Western Price Survey / Archives
December 24, 1999
If there had been any snow in the region, this week's power market might be described as a pre-Christmas downhill sled ride--with prices a little bumpy as they quickly descended. However, unseasonably warm temperatures in California and dry weather in the Northwest argued against application of the image. Nonetheless, the trend was downward.
While some snow was reported over the Rocky Mountains and freezing daytime temperatures spread from southern Montana to New Mexico, a high-pressure ridge kept the West Coast warm and dry.
The result was low power demand and diminishing prices as traders reported very light transaction activity. The week also saw a holiday pattern of packaged deals, with Wednesday's business taking care of the few trades needed for Friday/Saturday deliveries.
The California Power Exchange began the week with a 34.4 mills/KWh daytime average and a 26 mills/KWh clearing price for off-peak energy, but bidders watched prices and loads slide as the week progressed. Thursday's bids came in at just above 24.8 mills daytime and 20.6 mills/KWh overnight, with scheduled loads dropping to 526 GWh.
Scheduled maintenance on the Pacific AC Intertie dropped transfer capacity to between 2,800 MW and 2,900 MW on Monday through Wednesday and led to some congestion on Path 15 in California and the NW1 route into the state, with little effect on commodity prices.
California/Oregon Border prices started the week at 30.25 mills to 31.75 mills, but fell to about 24 mills/KWh for the holiday weekend.
Mid-Columbia prices also followed the trail to 18 mills to 19 mills/KWh. Off-peak power was reported very close to the peak at 18 mills/KWh, but trading was light.
In the Southwest, Palo Verde started out above 31 mills and Four Corners was as high as 33.5 mills Monday. Both hubs dropped to 27 mills in Wednesday trading.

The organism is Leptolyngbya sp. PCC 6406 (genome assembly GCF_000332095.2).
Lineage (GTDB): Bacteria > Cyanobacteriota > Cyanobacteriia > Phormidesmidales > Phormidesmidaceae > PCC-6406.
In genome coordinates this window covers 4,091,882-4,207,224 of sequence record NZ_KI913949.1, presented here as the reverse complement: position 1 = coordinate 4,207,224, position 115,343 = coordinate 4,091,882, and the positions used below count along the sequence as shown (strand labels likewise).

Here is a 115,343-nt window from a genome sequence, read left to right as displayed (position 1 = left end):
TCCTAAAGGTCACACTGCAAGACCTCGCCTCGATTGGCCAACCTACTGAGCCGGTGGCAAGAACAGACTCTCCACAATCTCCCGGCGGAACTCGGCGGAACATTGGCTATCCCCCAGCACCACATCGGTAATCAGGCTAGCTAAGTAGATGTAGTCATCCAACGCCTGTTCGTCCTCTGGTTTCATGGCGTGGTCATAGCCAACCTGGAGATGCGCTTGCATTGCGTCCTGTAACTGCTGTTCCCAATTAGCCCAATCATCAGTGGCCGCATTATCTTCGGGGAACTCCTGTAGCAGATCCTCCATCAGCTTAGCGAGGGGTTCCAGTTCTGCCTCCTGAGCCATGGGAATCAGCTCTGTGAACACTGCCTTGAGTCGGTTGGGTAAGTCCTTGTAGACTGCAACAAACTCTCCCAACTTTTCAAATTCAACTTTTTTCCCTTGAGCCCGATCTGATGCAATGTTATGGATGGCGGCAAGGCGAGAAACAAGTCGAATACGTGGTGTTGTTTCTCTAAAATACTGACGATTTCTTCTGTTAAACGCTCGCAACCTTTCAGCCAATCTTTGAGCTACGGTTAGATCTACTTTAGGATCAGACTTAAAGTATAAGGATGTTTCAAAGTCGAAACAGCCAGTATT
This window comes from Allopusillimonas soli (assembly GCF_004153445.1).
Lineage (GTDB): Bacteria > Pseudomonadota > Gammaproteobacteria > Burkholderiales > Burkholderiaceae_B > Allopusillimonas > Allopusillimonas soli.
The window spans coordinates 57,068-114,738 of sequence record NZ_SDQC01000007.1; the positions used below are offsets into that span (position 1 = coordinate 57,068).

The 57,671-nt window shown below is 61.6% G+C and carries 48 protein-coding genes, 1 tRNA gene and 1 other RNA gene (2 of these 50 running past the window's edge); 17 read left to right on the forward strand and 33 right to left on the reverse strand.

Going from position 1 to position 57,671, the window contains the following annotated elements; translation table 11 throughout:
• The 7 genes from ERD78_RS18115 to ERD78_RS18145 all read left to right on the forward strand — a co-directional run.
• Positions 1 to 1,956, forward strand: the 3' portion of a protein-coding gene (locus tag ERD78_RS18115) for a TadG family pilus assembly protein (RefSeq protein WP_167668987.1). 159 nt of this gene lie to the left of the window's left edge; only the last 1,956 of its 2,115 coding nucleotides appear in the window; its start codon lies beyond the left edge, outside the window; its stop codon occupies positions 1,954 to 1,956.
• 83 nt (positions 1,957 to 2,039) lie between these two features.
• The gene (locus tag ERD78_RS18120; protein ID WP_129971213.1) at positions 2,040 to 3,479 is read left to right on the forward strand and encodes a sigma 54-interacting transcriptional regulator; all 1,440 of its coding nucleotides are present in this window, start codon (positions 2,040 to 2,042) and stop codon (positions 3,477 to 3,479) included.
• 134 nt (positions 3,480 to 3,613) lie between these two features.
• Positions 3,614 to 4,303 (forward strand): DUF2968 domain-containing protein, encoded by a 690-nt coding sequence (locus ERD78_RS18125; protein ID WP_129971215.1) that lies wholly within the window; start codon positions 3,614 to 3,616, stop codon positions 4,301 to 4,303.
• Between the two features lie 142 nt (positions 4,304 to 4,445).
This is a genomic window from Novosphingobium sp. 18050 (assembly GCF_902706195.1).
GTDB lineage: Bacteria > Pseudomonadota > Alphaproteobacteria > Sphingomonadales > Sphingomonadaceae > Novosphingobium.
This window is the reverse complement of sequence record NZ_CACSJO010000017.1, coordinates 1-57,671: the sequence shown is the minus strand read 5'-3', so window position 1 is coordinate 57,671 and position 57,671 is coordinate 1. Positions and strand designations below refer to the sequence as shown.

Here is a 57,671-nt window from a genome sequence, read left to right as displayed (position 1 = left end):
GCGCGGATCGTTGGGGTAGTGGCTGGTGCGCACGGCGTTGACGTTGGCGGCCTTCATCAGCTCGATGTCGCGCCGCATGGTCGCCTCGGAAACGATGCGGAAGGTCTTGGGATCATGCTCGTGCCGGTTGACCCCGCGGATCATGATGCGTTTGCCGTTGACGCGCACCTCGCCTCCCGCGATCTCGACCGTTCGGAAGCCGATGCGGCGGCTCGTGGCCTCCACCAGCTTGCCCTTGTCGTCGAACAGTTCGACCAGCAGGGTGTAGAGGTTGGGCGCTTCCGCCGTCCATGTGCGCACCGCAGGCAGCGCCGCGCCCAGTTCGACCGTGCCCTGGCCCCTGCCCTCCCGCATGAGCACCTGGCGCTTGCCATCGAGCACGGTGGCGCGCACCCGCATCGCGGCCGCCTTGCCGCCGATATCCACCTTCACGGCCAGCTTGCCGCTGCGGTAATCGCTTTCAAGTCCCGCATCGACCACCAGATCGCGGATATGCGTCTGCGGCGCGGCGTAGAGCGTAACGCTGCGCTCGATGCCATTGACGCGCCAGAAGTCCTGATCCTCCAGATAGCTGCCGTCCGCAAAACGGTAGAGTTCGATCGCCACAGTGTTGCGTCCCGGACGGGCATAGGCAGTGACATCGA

Few resource outages were reported, except for San Juan No. 1. The 350 MW unit returned to service midweek.
Up in Canada, some rain clouds kept temperatures from falling too low. The Power Pool of Alberta hit some early-week turbulence that drove prices as high as 635 mills/KWh and for several hours above 150 mills/KWh. That settled down midweek, however [Arthur O'Donnell].
Gas Traders Wrap Up the Year
Trading was light and natural gas prices reflected the low level of electrical generation throughout the West this week. The pre-holiday price slide was even steeper than that seen in power markets and, by Wednesday traders were hard to find.
While national hub prices found strength in Midwestern cold and snowstorms, the West Coast was positively balmy and dry. Prices at all hubs fell steadily. San Juan Basin and Permian Basin prices moved from the $2.55/MMBtu level Monday down to the $2.27 to $2.30/MMBtu range. Where the Southern California Border had stretched up to as high as $2.68 early in the week, it fell to an average $2.48 in Wednesday trades, with some sales as low as $2.44/MMBtu.
The Alberta hub price traced the path of a downhill skier, sliding from a peak of $3.05/Gigajoule down to $2.75/Gj by Thursday morning [A. O'D.].
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